mmap is way faster. You might write a simple benchmark to prove it to yourself:
// do something with data
const int file_size=something;
const int page_size=0x1000;
int fd = open("filename.bin", O_RDONLY);
while (off < file_size)
data = mmap(NULL, page_size, PROT_READ, 0, fd, off);
// do stuff with data
off += page_size;
Clearly, I'm leaving out details (like how to determine when you reach the end of the file in the event that your file isn't a multiple of
page_size, for instance), but it really shouldn't be much more complicated than this.
If you can, you might try to break up your data into multiple files that can be mmap()-ed in whole instead of in part (much simpler).
A couple of months ago I had a half-baked implementation of a sliding-window mmap()-ed stream class for boost_iostreams, but nobody cared and I got busy with other stuff. Most unfortunately, I deleted an archive of old unfinished projects a few weeks ago, and that was one of the victims :-(
Update: I should also add the caveat that this benchmark would look quite different in Windows because Microsoft implemented a nifty file cache that does most of what you would do with mmap in the first place. I.e., for frequently-accessed files, you could just do std::ifstream.read() and it would be as fast as mmap, because the file cache would have already done a memory-mapping for you, and it's transparent.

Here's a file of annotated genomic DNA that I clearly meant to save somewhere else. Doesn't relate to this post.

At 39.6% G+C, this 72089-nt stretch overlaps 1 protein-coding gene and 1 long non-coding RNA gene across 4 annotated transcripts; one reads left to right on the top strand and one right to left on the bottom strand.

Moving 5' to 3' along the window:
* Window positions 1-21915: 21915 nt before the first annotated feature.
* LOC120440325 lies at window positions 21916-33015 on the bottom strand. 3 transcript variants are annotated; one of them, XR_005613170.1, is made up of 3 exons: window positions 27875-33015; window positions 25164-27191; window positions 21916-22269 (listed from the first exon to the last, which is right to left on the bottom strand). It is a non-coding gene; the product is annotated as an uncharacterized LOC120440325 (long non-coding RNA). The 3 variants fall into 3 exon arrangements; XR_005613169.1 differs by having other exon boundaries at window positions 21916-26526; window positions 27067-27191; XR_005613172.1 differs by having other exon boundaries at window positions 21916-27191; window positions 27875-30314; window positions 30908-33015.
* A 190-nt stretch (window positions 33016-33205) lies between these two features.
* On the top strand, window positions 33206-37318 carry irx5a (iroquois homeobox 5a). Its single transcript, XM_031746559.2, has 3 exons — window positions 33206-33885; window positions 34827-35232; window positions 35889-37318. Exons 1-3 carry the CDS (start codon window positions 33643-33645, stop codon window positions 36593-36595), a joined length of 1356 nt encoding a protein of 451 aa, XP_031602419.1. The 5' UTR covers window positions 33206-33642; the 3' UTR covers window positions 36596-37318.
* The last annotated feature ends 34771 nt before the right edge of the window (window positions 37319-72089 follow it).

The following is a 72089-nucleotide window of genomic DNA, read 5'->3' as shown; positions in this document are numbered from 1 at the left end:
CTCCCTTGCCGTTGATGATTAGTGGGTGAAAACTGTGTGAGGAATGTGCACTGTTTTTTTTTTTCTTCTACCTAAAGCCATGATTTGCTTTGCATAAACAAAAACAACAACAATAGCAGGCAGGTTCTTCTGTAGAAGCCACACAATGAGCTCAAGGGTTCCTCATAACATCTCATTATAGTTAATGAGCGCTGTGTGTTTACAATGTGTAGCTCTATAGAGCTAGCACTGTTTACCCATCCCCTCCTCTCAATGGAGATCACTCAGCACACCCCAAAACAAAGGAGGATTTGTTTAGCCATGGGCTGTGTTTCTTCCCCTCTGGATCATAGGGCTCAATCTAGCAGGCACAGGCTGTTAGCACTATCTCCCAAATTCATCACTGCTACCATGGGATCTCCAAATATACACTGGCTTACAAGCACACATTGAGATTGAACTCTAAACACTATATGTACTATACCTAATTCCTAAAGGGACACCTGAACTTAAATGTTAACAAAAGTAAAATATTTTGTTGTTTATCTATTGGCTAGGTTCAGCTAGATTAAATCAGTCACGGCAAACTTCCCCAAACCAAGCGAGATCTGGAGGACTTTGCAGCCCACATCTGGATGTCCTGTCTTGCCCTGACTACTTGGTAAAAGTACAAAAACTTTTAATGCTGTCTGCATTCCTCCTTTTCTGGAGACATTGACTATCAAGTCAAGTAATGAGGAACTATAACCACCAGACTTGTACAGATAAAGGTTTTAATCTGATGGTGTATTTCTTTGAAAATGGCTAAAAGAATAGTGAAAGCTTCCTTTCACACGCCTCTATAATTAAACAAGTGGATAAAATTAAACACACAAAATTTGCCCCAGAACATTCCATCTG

Final Update: Look, people: across a lot of different platform combinations of OS and standard libraries and disks and memory hierarchies, I can't say for certain that the system call
mmap, viewed as a black box, will always always always be substantially faster than
read. That wasn't exactly my intent, even if my words could be construed that way. Ultimately, my point was that memory-mapped i/o is generally faster than byte-based i/o; this is still true. If you find experimentally that there's no difference between the two, then the only explanation that seems reasonable to me is that your platform implements memory-mapping under the covers in a way that is advantageous to the performance of calls to
read. The only way to be absolutely certain that you're using memory-mapped i/o in a portable way is to use
mmap. If you don't care about portability and you can rely on the particular characteristics of your target platforms, then using
read may be suitable without sacrificing measurably any performance.